Researchers at the universities of Michigan and Zhejiang have discovered that sound waves can disrupt the operation of hard disk drives to the point, in some cases, of causing computers equipped with them to crash altogether. To achieve this, however, it is necessary to emit very specific frequencies and longer or shorter depending on the models.
Thus, using a 7.83 kHz wave broadcast directly on the integrated speakers of a Dell XPS 15 9550, it took just 45 seconds for the research teams to put the installed version of Windows 10 out of service. on the device's HDD. Frequencies between 10 kHz and 40 kHz and less than two minutes will have been necessary to crash two other models: an HP Elite Minitower and a laptop PC from Sony.
If the experience cannot be reproduced on SSDs (since the sound interferes with the read head of HDDs and SSDs do not have it), the latter still raises serious questions about the security of machines that still work with it. or with conventional hard drives. For obvious storage reasons, this is particularly the case with video surveillance devices.
The read heads of our hard drives: sensitive little animals
The bulk of this experience goes directly to HDD read heads. Their real Achilles heel. To function properly, a hard drive must be able to rely on its read head which will read or write data on the platters. If a sufficient sound frequency is emitted to cause the read head to move (even if only minutely) while it is in full operation, the latter will stop operating normally.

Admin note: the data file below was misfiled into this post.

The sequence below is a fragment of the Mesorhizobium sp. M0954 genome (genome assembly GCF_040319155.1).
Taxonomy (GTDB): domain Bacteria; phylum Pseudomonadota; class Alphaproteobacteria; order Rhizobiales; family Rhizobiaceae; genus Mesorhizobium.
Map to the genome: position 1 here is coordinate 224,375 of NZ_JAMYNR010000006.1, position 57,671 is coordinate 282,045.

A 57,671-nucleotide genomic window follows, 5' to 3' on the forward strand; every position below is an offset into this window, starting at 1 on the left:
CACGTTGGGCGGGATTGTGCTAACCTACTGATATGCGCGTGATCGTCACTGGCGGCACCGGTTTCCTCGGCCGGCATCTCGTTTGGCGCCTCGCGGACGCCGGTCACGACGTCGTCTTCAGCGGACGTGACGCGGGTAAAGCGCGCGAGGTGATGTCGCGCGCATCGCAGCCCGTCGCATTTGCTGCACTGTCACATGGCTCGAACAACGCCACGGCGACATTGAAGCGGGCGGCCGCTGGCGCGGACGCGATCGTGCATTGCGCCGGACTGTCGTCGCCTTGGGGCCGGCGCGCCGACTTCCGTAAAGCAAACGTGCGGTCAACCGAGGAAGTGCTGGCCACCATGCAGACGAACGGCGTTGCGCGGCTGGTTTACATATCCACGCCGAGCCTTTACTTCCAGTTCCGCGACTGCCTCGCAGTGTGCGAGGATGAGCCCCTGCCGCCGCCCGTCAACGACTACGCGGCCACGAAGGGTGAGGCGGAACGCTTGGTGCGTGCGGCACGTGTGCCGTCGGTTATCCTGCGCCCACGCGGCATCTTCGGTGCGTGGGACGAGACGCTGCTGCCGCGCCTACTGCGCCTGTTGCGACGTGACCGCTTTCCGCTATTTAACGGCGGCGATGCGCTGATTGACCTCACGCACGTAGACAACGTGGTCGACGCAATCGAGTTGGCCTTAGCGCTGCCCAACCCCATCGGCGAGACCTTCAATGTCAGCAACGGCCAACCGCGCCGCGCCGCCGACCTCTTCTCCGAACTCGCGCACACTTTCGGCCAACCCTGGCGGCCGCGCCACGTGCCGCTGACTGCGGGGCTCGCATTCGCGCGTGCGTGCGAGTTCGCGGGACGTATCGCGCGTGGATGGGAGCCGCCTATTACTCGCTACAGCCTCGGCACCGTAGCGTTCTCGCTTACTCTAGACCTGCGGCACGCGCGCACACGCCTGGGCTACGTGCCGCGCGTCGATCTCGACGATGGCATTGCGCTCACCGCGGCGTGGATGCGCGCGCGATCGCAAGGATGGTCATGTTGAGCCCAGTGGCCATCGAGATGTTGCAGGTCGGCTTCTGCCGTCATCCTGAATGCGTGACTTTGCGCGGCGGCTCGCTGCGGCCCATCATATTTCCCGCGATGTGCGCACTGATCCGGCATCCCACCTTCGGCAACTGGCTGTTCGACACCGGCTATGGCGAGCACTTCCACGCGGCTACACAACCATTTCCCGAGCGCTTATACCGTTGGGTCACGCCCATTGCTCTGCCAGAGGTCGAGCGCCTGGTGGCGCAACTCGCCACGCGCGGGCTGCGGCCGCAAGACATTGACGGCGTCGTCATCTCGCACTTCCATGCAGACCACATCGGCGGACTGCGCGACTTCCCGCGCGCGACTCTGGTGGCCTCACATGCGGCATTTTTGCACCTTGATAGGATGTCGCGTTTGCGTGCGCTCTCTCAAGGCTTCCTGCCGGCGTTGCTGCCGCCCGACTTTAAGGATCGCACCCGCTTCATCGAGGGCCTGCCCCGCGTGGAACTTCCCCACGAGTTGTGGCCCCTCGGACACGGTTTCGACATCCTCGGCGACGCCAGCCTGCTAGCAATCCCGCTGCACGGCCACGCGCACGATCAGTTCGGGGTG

This is when the drivers (software tools responsible for relaying between the components and the operating system) will start sending error messages in packets to Windows. It will therefore be necessary to restart the system or face the famous blue screen visible below, which does not generally bode well for his machine.
To fight against possible attacks using sound frequencies aimed at freezing hard drives, the researchers recommend the integration of software capable of detecting anomalies – and in particular abnormal mechanical or acoustic vibrations. A very meager solution which remains the only one currently offered …